Last weekend’s wine tasting night took a turn for the epic. Freed from WSET studying, my friend Laurie let loose the dogs of wine and it made for a spectacular lineup! We ended up having an Italian-Spanish them to the evening, which was unexpected but much appreciated.
Falesco, Est! Est!! Est!!! de Montefiascone, 2011 from Latium, Italy (Trebbiano, Malvasia, Roscetto), around $15
An Italian white to start the evening, crisp and dry with citrus, apple and pear aromas. Est! Est!! Est!! (complete with multiple exclamation points) is the actual official name of the appellation (and the most annoying thing to type ever). It’s nothing to write home about but the name of the DOC is just too good to pass up. Mean people on the Internet have said that the name of the appellation is way more exciting than the wine itself. Well, it’s a very exciting name.
Stefano Farina, Barolo, 2009 from Piedmont, Italy (Nebbiolo), around $40
That’s a big jump in category from the Falesco. Roses, red fruits and smoky (charcoal) aromas are present in this pretty typical Barolo. I was keeping it for an occasion, taking the WSET diploma qualified. Nebbiolo is a variety I fell in love with a few months ago, it’s a shame it’s so pricey… A very well made wine, just short of being spectacular. I’ll stay on the hunt for Nebbiolo based wines: Barolo, Barbaresco, Gattinara,..
Marina Cvetic, S.Martino Rosso, Montepulciano, 2009 from Abruzzo, Italy (Montepulciano d’Abbruzzo), around $25
Another big Italian red, bold and intense with blackberries, red plums, vanilla and chocolate notes. Interestingly enough after the Barolo, it also had a smoky character, but more in a firewood, earthy way than the Barolo which was more on the charcoal, mineral side. I think it was my first Montepulciano d’Abruzzo ever; I can start to see what all the fuss is about. I need more examples to form an opinion, add it to The List.
La Gitana, Manzanilla, NV from Andalucia, Spain (Palomino), around $15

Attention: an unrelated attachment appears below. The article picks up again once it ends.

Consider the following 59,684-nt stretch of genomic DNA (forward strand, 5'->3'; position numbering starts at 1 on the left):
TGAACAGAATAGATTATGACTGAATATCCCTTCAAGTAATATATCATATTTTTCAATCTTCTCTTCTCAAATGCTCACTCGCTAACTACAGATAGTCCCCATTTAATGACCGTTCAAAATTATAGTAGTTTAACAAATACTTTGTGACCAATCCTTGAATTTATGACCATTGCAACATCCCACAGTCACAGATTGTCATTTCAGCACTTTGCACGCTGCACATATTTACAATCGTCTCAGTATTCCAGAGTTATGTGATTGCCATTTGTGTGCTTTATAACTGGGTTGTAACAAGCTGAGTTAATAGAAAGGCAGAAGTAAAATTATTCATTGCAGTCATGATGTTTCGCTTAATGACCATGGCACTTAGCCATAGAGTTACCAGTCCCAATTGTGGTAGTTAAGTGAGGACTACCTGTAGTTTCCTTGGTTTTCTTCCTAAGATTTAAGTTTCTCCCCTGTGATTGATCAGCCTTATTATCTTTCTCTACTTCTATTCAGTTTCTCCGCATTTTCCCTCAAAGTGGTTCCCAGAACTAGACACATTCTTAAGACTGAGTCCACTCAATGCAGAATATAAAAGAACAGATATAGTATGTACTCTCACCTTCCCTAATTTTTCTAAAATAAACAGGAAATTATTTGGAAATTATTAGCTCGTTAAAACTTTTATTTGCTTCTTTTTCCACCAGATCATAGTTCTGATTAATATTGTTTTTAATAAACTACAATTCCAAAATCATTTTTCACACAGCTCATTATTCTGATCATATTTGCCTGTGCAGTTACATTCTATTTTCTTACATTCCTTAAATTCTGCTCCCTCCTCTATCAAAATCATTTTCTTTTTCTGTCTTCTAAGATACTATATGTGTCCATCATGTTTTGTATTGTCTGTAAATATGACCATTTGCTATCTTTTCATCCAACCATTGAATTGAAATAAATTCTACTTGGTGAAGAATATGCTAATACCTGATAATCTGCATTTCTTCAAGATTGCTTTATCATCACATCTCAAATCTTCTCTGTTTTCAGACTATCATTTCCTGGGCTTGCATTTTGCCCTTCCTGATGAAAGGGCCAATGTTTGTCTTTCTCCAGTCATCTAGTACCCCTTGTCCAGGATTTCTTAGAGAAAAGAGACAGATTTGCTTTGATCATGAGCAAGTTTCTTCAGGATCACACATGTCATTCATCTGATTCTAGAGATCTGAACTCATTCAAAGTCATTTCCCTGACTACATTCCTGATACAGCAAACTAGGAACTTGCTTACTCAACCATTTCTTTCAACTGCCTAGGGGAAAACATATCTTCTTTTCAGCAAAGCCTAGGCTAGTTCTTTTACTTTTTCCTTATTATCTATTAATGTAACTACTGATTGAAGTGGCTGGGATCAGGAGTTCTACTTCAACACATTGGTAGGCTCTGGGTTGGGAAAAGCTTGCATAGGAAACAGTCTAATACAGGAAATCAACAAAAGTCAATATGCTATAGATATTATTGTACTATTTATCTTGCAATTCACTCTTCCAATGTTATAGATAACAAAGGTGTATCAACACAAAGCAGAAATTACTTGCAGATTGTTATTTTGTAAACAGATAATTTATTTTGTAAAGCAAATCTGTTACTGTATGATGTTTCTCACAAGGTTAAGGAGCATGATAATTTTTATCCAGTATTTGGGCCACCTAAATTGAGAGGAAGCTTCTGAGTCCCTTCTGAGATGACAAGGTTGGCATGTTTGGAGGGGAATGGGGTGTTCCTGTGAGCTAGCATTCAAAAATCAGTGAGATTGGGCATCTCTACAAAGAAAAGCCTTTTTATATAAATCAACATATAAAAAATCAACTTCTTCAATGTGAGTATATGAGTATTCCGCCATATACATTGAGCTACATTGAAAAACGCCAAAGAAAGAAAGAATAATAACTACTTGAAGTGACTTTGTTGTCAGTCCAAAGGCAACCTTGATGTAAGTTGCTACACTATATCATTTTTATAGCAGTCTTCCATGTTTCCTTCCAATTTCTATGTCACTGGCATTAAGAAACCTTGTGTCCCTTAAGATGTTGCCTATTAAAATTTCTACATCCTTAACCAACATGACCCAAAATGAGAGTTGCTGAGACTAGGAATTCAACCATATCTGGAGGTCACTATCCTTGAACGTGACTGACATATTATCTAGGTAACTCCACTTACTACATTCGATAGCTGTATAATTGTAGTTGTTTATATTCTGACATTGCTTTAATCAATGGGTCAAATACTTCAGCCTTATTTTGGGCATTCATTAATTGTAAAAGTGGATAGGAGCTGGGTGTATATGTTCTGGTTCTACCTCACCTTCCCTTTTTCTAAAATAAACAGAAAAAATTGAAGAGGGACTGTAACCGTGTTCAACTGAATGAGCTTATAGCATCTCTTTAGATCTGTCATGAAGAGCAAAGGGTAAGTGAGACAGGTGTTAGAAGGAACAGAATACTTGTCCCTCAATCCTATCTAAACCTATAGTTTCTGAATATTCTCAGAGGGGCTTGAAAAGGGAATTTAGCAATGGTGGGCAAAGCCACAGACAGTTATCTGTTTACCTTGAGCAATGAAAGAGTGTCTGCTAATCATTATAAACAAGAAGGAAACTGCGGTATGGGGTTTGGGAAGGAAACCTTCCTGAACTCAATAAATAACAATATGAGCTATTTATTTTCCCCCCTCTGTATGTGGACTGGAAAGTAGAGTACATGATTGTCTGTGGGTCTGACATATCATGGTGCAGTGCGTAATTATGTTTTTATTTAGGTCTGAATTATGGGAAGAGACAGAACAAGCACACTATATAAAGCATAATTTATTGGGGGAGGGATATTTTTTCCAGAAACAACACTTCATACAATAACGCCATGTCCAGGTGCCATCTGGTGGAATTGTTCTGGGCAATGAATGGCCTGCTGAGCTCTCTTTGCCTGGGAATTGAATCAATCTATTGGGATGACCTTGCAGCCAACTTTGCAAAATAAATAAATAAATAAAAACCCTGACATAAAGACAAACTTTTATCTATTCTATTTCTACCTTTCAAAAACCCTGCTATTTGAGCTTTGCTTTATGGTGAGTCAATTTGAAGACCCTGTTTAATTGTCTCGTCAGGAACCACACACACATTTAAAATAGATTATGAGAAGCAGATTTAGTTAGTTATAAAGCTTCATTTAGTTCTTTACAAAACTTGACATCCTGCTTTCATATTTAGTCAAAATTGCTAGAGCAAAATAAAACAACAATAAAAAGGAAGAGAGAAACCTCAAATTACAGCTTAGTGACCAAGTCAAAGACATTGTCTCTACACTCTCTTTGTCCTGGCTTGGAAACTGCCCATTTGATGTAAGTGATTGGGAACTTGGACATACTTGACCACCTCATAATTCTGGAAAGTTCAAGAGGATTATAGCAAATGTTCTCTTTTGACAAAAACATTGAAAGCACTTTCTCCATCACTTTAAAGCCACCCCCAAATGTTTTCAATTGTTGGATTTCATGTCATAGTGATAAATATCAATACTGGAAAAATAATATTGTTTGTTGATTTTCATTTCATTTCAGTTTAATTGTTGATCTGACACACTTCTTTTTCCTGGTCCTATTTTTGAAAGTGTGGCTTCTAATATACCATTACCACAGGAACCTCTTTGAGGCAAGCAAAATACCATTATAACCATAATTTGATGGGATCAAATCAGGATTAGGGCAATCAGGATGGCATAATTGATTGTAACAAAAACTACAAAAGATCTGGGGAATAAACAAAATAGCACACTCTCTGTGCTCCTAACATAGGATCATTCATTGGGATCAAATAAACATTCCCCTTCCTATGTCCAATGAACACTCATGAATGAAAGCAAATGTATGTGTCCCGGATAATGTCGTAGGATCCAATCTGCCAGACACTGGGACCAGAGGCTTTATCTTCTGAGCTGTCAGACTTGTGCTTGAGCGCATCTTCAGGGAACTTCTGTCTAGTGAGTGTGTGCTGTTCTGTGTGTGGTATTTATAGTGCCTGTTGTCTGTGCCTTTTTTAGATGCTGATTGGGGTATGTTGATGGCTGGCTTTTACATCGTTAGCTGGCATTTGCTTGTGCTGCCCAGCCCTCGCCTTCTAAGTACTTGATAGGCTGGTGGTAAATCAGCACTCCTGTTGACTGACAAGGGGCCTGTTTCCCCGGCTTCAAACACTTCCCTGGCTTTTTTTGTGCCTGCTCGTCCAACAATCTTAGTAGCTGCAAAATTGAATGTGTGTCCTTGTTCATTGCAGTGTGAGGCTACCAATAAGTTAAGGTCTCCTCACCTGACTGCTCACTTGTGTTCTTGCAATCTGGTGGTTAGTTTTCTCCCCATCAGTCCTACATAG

Ah, a vacation reminder. Manzanilla is fortified wine from Southern Spain, it’s actually a kind of fino sherry that is made in the city of Sanlucar de Barrameda, on the coast. It’s a very dry wine with marine aromas (it’s made by the sea) and also distinctive almond, hazelnut and floral notes. As for the floral notes, manzanilla in Spanish means chamomile and the wine was named that way because, well, there are chamomile notes in the wine.
El Chaparal de Vega Sindoa, Old Vines Granacha, 2011 from Navarra, Spain (Grenache), around $15
We finished with another Spanish wine, from Northern Spain this time. Fruity and spicy, a playful little wine. The color completely threw me off as I tend to expect a fairly light color from Grenache and this wine looked quite dark. I guess Navarra joins Rioja as the Spanish representatives on The List. Given the fact that their country is out of the World Cup already, they need all the help they can get.
So, as you can see, this made for a very enjoyable evening. A fringe benefit of moving to the US was the increased availability of non-French wines, including, ironically enough, European wines. It would be hard to find that many quality Italian or Spanish wines in Paris (not to say anything of New World wines). Now, when is that next wine dinner?